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Where there is no law, but every man does what is right in his own eyes, there is the least of real liberty
Henry M. Robert

Keep calm!

Talking to a very proud revolutionary
3 February, 2014 - 17:57
Photo by Ruslan KANIUKA, The Day

One could not help but remember almost immediately one of the permanent residents of Independence Square. A short lad with curly hair, wearing glasses, with a confident and somewhat ironic expression on his soot-covered face, he moves about in a modern electric wheelchair carrying a plaque that reads “Julius Caesar.” He is always in the middle of it, always cheerful and sociable. One cannot imagine the square without him.

We talked one evening on the second floor of the Trade Unions Building near the press center, where our hero apparently sleeps.

Who are you and where are you from?

“My name is Yurii [pictured. – Author.], I live in Yevpatoria, a Crimean city (coughs). I came here for business and should have stayed here for a few days, but it turned into an almost two months-long stay so far. I go out to the barricades with other boys every day. I went straight there on January 25, climbed over all the barricades and went to look the riot police in the eye. Their lieutenant colonel himself came and shook my hand. He was shocked, of course, to see a severely disabled boy with a totally blackened face climbing over all the barricades in a wheelchair. Not only the lieutenant colonel was shocked, but all the riot police, 30 men who came with him, were like ‘Oh!’”

Why did you go to them?

“To prove that people are different. Even disabled people, such as myself, have their pride. I am prouder than anyone else in the square, so I climbed the barricades without any protective gear, without a helmet. I knew they could shoot me, but, well...”

Why have you decided to stay in the square?

“The first time I stayed just because of them [he points to his young companions. – Author.], because these youths stood there, and I respect the young generation. Then, when they began to beat students on November 30, I decided to stay until the end. Yeah, it is hard on me, too, there is no place to bath or relax properly, but everything ends someday. I think we will win in spite of everything, Viktor Yanukovych and the whole gang will go.”

What provides support to you?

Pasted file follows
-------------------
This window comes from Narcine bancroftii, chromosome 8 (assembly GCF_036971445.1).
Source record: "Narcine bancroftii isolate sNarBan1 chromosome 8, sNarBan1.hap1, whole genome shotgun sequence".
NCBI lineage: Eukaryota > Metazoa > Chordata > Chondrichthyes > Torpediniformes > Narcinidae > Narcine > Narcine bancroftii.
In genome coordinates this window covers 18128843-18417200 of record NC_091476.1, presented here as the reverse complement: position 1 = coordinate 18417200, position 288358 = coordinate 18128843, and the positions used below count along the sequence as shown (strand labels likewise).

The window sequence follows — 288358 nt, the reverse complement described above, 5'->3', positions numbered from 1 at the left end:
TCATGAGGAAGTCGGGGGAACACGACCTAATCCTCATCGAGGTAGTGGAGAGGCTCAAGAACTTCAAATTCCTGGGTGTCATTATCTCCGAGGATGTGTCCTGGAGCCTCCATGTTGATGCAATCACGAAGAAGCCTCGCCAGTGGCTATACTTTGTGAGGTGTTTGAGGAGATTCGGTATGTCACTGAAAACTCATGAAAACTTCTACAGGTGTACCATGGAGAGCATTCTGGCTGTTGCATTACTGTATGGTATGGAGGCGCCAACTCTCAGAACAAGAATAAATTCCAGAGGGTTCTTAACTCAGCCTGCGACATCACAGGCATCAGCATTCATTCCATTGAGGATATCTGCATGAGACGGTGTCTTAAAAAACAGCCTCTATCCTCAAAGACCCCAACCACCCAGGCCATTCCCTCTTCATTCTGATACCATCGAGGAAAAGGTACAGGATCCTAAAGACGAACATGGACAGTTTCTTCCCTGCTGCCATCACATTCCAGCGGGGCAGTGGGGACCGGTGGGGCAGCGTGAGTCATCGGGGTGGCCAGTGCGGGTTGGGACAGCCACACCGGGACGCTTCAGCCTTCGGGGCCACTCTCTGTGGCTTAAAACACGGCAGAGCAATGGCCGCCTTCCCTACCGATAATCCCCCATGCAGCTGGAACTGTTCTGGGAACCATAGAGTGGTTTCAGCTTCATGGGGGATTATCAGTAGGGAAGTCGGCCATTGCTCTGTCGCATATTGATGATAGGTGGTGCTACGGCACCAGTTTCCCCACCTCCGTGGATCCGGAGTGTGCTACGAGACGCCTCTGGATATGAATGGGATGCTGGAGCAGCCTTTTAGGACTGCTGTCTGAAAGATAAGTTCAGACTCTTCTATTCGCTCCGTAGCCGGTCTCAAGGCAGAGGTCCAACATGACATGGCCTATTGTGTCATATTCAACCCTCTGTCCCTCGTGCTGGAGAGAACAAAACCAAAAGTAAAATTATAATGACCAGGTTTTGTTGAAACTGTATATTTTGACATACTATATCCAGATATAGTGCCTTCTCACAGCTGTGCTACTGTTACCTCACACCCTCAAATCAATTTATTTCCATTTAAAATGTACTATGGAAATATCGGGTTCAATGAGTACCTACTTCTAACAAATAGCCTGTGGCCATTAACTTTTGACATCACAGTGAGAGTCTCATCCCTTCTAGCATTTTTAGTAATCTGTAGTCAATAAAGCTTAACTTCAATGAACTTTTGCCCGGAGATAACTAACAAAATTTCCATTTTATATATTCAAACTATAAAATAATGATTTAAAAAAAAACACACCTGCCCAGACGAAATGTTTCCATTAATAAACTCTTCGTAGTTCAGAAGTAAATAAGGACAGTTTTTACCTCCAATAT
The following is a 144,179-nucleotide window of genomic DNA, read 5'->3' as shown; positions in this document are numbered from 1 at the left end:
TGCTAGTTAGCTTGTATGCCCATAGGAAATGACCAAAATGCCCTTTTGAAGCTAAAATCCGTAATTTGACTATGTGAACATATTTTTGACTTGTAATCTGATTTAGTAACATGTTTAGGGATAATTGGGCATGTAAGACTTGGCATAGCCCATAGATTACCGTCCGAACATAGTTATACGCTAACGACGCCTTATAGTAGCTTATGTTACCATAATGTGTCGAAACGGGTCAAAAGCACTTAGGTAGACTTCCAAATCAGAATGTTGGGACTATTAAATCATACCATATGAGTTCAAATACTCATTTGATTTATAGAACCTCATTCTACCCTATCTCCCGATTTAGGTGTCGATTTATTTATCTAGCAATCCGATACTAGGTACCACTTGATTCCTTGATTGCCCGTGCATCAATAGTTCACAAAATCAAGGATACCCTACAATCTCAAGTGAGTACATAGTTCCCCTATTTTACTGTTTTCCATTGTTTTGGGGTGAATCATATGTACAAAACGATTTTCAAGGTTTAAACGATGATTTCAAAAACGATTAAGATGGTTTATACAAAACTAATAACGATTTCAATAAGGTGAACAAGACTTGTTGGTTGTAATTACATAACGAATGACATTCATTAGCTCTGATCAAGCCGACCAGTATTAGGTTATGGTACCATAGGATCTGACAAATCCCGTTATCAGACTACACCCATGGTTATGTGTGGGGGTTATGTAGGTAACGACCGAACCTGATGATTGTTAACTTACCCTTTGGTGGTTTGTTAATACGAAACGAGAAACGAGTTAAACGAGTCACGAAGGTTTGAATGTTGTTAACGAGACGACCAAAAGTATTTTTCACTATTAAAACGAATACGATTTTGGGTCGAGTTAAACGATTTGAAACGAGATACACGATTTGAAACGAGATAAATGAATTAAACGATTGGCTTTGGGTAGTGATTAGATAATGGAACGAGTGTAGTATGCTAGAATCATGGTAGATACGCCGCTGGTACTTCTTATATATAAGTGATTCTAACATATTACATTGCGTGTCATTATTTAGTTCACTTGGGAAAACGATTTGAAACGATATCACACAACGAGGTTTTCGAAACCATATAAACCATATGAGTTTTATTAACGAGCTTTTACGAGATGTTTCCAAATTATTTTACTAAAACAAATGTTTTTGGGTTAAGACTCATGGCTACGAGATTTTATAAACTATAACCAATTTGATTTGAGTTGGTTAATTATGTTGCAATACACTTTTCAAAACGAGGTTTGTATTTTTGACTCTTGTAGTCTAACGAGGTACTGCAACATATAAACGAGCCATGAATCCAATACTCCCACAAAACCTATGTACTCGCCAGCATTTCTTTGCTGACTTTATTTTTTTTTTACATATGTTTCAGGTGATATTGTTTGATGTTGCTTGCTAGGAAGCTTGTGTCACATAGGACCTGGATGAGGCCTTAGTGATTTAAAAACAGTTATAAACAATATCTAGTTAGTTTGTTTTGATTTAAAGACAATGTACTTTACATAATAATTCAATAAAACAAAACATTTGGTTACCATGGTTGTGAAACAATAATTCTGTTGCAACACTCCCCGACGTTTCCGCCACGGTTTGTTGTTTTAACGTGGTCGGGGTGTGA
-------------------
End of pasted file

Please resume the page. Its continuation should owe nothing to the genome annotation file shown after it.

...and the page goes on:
“It is pride. I think it is my pride and willpower acting.”

In fact, your whole life is a struggle.

“I do not know, I have used to it. I keep calm.”

How often have you had to overcome prejudice against you as a disabled person?

“Often enough, of course.”

How old are you?

“I am 31.”

Over this time, as far as you can remember, how have attitudes towards people with disabilities changed? Has life become easier for people like you?

“No, nothing has changed. Young people neither respect anyone nor have pity for anyone, disabled included. They do not care. Before I went there on January 25, I told some young people: ‘Come on, what are you afraid of, nobody will touch you.’ They all chickened out! Only one adult journalist climbed with me. I told him: ‘Come with me, nothing will happen to you.’ He trusted me and accompanied me. There are videos and photos of this trip...”

Where did you get this wheelchair?

“A very good friend presented it to me, he lives in Simferopol. May God grant him health!”

Why is it called Julius Caesar?

“I like this movie (smiles).”

Which one?

“The oldest of them all [he means film adaptation of Shakespeare’s tragedy, released in 1953 and directed by Joseph Mankiewicz. – Author.]”

Do you like movies?

“Yes, I am a fan of movies, especially historical ones.”

I majored in film criticism.

“If you competed with me, you would have lost totally. I would have convinced you anyway.”

I do not dare to object.

“Tell me, what is your name?”

My name is Dmytro.

“Tell me, Dmytro, who commanded the largest army in the world?”

The largest army in the world?

“Yes. Historically largest.”

Perhaps, it was Tamerlane?


Genghis Khan?

“Another no. His army was large, of course, but Alexander the Great’s was the largest one, with 2.5 million soldiers. He marched halfway around the world, and was a very good strategist. Using his strategy, I would take the riot police positions easily.”

This is stunning. It looks like you could have become a great general.

“My good friend is standing nearby. We had a falling out on January 25, but I guess we will have no more quarrels. He helps me, may God grant him health.”

What are you dreaming about?

“I do not know (coughs).”

How will it all end, what do you think?

“Do not get me wrong: what I have seen here, this degrading treatment of young people, it was the limit of our patience. People will not give up. Should they do so, we would be totally f***ed up. The regime will imprison everyone, every last of us.”

Let us hope that we will win.

“We should fight to the end, to the very end.”

By Dmytro DESIATERYK, The Day